Isabel Sanford, the first black woman to win an Emmy for best actress in a comedy series for her co-starring role in “The Jeffersons,” has died. She was 86.
Sanford died of natural causes Friday at Cedars-Sinai Medical Center in Los Angeles, said Brad Lemack, her manager and publicist.
The deep-voiced Sanford played strong-willed and level-headed Louise “Weezie” Jefferson opposite TV husband Sherman Hemsley’s irascible and quick-tempered George in the hit series, which ran on CBS from 1975 to 1985.
The role earned Sanford the Emmy in 1981, in addition to six other Emmy nods and five Golden Globe nominations.
“The Jeffersons” was the first series about an upscale African American couple in prime time and the first to feature an interracial couple (played by Franklin Cover and Roxie Roker.)
The Norman Lear-produced series was a spin-off of “All in the Family,” in which Sanford and Hemsley played Archie and Edith Bunker’s neighbors in Queens before “movin’ on up to the East Side” of Manhattan.
“What a darling, darling person; I was very fond of her,” Jean Stapleton told The Times on Monday.
Stapleton called the neighborly relationship between the white Bunkers and the black Jeffersons a “breakthrough” in television.
The characters of Edith Bunker and Louise Jefferson, however, were in sharp contrast to the equally bigoted and opinionated George and Archie.
“The warmth of the friendship between those two women was very effective” in showing how people of different races can get along, Stapleton said. “Color was a barrier to Archie, but that’s not what Edith saw.”
Sanford, Stapleton recalled, “had a wonderful energy and she was very effective [in the role], and no wonder that it grew into her own show.”
Not that Sanford, who previously had guest roles on series such as “Bewitched” and had appeared on “The Carol Burnett Show,” was eager to leave “All in the Family.”
“I was very comfortable having a steady job on a hit show, and who knew if ‘The Jeffersons’ would catch on?” she recalled years later.
The series was an immediate hit.
A stage veteran who appeared in Los Angeles and Broadway productions of James Baldwin’s “The Amen Corner,” Sanford made her film debut in “Guess Who’s Coming to Dinner,” director Stanley Kramer’s 1967 interracial love story starring Katharine Hepburn, Spencer Tracy and Sidney Poitier.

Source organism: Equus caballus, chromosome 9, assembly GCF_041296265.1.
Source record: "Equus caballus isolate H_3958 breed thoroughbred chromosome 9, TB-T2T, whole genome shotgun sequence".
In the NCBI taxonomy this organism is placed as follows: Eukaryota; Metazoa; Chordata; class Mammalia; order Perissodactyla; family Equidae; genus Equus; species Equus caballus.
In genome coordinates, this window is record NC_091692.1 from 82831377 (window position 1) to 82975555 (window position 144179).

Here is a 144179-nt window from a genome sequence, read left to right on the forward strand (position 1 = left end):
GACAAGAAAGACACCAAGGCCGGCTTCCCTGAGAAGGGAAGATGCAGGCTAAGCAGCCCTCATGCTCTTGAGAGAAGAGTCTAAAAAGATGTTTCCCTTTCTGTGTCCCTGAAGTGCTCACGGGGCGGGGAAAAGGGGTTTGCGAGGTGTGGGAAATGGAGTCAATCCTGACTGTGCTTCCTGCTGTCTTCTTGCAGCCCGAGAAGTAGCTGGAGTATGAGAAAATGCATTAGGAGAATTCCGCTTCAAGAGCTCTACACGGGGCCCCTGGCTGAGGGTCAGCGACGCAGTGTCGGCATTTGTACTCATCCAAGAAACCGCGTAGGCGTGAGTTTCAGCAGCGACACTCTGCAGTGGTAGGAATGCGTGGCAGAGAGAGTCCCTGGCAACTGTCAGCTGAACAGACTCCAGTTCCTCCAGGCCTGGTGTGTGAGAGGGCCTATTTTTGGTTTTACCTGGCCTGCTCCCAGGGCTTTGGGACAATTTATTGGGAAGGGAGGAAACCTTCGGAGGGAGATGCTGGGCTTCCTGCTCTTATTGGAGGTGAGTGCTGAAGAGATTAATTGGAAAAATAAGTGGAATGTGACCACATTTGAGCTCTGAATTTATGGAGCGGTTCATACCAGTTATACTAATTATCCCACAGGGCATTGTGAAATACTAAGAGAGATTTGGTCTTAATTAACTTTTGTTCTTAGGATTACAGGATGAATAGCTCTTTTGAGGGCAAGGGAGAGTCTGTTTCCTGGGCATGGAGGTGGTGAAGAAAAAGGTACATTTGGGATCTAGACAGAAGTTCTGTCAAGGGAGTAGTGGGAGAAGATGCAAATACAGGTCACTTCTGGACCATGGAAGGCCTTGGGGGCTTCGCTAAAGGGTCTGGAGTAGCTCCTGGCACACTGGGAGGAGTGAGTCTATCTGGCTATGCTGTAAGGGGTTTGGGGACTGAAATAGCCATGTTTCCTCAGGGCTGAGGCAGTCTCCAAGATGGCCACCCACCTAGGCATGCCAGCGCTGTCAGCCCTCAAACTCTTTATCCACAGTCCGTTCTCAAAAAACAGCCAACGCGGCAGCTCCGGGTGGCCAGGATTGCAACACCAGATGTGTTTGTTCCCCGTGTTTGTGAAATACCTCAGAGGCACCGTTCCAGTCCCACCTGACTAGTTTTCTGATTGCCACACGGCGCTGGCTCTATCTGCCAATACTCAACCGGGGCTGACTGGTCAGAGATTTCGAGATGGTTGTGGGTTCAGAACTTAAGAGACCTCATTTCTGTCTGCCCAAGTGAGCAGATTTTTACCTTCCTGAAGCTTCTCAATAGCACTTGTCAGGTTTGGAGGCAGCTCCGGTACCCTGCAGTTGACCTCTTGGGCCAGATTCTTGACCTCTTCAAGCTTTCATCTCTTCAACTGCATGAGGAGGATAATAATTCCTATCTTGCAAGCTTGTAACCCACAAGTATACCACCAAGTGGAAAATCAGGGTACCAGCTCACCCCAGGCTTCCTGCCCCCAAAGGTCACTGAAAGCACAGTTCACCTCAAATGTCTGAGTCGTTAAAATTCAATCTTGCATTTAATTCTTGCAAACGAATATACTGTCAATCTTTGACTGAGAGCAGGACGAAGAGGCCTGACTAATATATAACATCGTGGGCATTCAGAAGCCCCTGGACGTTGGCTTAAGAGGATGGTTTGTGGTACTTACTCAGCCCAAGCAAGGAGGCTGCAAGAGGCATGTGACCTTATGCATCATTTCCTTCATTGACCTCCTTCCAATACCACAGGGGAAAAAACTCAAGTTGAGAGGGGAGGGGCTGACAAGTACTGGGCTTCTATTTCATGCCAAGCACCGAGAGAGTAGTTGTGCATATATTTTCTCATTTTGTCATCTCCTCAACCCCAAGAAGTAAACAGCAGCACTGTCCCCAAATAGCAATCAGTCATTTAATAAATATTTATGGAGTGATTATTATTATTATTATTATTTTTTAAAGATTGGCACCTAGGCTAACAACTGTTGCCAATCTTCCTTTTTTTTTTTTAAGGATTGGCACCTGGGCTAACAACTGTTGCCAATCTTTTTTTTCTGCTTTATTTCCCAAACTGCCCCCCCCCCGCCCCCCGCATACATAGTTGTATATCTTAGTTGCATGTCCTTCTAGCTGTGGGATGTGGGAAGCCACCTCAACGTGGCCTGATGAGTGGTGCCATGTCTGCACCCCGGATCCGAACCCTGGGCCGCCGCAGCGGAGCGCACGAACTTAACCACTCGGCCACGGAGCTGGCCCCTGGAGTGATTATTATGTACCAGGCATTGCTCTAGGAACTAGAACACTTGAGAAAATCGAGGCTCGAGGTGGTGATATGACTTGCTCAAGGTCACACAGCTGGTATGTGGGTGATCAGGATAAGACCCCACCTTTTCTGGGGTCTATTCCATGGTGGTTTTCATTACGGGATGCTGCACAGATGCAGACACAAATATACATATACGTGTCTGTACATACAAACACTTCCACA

Sanford played Tillie, the white couple’s loyal housekeeper who memorably speaks her mind to Poitier’s successful doctor character about his plans to marry the couple’s young daughter.
“The impact of Isabel Sanford’s career on American theater, television and film will be a lasting one,” Poitier said in a statement to The Times on Monday. “Having had the opportunity to work with her remains a treasured moment in my career.”
Born in New York City on Aug. 29, 1917, Sanford first showed an interest in performing in elementary school and appeared in campus productions throughout her school years. Even then, she had her distinctively deep voice.
“She’d say that when she was in elementary school, the teacher could always tell who was whispering. There was no disguising whose voice it was,” said Lemack.
After high school graduation, Sanford joined the American Negro Theater in Harlem, and later, the Star Players.
Sanford, who for a number of years worked as a keypunch operator at IBM during the day while acting at night, had various off-Broadway productions to her credit when she and her three children moved to Los Angeles on a bus in the early 1960s after her husband died.
Sanford, who recently did a voice-over as herself on an episode of “The Simpsons,” received a star on the Hollywood Walk of Fame in January.
“If there’s anything in life you consider worthwhile achieving -- go for it,” she once said. “I was told many times to forget show business, I had nothing going for me. But I pursued it anyway. Voila!”
In 1993, Sanford reunited with the original cast members of “The Jeffersons” for a stage version of the series, in which they re-created three popular episodes of the show.
She and Hemsley also teamed for cameo appearances in the feature films “Jane Austen’s Mafia!” and “Sprung,” as well as appearing together in commercial campaigns in recent years for Old Navy and Denny’s restaurants, among others.
Marla Gibbs, who played the Jeffersons’ wisecracking maid, Florence, called Sanford “a true queen.”
“We all gave allegiance to her,” Gibbs said in a statement Monday. “She will always be a queen in our hearts.”
Sanford is survived by her three children, seven grandchildren and six great-grandchildren. Funeral services will be private; a public memorial service is pending.